Charging forward

The electric vehicle revolution and how we are investing

We forecast the electric vehicle (EV) market to grow at 30% per year until 2030 - but what does this mean for investors?

Semi-conductors, software, batteries and charging infrastructure are just a few parts of the EV ecosystem that offer substantial growth opportunities.

Scroll down to find out how we are taking advantage.

Change underway

It's rare that a well-established global market completely transforms in just a few years.

But it looks like that’s exactly what’s in store for the motoring industry, as electric vehicles (EV) become the norm and the internal combustion engine is rendered obsolete.

Our own forecasts show the EV market’s volumes are likely to grow more than 30% a year until 2030 on the back of tougher regulation and increasing consumer demand.

For long-term investors, the question is understanding the elements of the EV ecosystem that will generate the best growth opportunities.

And they may not be the most obvious.

Chart: total vehicle sales by engine type - forecast

Source: Martin Currie, May 2019

Think electric cars - think Tesla? It's probably the highest-profile electric vehicle brand, with its Model 3 the best-selling model in 2018.

Global Portfolio Trust Portfolio Manager discusses the electric vehicle market

Global Portfolio Trust Portfolio Manager discusses the electric vehicle market

Worryingly for Tesla, however, is that many other manufacturers have their own EV models. Manufacturers such as BAIC (a Chinese state-owned enterprise), Nissan, Toyota, Renault and BMW are definitely catching up.

What’s clear to us through our research, is that vehicle manufacture is definitely the most visible part of the value chain - but it is not such a rich mine of opportunity for investors.

There are two reasons for this:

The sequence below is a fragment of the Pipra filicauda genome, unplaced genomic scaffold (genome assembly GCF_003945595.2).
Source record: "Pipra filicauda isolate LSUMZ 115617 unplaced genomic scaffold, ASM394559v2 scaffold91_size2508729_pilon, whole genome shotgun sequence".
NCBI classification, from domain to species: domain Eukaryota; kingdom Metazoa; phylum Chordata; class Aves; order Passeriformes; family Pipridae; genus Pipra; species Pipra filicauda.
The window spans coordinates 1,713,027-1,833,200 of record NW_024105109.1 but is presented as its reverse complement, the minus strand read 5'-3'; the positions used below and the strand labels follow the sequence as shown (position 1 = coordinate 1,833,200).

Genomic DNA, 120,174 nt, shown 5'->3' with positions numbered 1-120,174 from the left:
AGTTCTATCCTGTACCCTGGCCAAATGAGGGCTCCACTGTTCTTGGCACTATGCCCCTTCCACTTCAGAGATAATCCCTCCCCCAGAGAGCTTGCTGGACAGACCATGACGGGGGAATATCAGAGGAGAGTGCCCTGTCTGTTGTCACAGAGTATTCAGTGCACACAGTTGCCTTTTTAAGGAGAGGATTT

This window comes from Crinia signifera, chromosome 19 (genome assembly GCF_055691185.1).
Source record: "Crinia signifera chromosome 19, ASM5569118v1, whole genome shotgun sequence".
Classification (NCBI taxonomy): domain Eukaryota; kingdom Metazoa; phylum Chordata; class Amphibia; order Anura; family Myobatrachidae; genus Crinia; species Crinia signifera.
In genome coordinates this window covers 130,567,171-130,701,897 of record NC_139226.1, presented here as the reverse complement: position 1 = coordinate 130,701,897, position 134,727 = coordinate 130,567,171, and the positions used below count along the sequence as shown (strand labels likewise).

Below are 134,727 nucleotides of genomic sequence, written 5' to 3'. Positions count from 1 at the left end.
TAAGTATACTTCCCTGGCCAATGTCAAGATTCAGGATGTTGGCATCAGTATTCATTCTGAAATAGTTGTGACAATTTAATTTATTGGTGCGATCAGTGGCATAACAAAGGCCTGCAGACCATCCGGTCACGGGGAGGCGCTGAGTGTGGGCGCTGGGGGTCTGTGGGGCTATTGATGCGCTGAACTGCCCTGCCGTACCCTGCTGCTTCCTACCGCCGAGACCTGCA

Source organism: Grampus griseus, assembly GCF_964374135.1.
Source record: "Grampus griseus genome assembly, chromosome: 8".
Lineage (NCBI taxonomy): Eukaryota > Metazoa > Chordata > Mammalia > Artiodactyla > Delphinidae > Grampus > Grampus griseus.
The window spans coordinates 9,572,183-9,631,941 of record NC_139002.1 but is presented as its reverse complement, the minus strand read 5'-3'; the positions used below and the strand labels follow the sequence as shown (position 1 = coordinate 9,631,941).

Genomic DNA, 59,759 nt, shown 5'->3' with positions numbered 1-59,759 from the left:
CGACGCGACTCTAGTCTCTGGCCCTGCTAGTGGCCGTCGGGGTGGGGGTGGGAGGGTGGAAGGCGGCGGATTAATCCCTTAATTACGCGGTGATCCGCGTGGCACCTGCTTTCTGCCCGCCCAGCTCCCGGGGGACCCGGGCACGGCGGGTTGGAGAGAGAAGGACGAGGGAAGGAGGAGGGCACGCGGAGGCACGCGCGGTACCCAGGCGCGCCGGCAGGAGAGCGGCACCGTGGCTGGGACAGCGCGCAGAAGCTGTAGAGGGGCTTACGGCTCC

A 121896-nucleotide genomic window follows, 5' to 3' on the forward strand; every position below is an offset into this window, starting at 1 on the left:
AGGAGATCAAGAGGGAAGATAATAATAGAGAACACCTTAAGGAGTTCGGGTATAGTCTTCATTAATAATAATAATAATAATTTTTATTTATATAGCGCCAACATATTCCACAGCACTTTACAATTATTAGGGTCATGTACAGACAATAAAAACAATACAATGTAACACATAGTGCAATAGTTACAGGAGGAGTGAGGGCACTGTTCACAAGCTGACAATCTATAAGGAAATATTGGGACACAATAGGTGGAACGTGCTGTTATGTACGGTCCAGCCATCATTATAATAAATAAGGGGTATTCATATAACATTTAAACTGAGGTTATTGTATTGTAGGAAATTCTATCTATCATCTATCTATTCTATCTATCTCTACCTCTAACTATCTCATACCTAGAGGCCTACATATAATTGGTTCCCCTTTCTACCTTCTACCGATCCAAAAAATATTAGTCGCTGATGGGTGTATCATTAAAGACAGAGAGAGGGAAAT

• The first is the potential exposure to consumer choice risk. With decisions on brands dependent on consumer tastes, (which can shift rapidly) making a prediction on whether the consumer will favour a certain brand such Tesla, Porsche or Renault is an unnecessary risk for investors to make.
  • Secondly, being right at the forefront of the consumer end market exposes investors to intense competition - which, as investors, we tend to want to avoid. 

In fact, looking at the increased R&D and capital expenditure intentions of car makers, there is a sizeable ramp-up in production capacity, highlighting a growing competitive pressure in this part of the value chain.

These increased competitive pressures might explain why Tesla recently announced a significant drop in its prices. 

A range of opportunities

But there are several routes in to the EV market that cover a gamut of products and services. The graphic below illustrates a selection of those opportunities and highlights the branches of the ecosystem.

That is exciting for long-term investors who can analyse and compare the relative growth characteristics of companies exposed to those markets.

What’s clear to us through our research, is that vehicle manufacture is definitely the most visible part of the value chain - but it is not such a rich mine of opportunity for investors.

We prefer to analyse the whole ecosystem of EV and find opportunities in attractively priced, high value links in the chain which enjoy higher pricing power.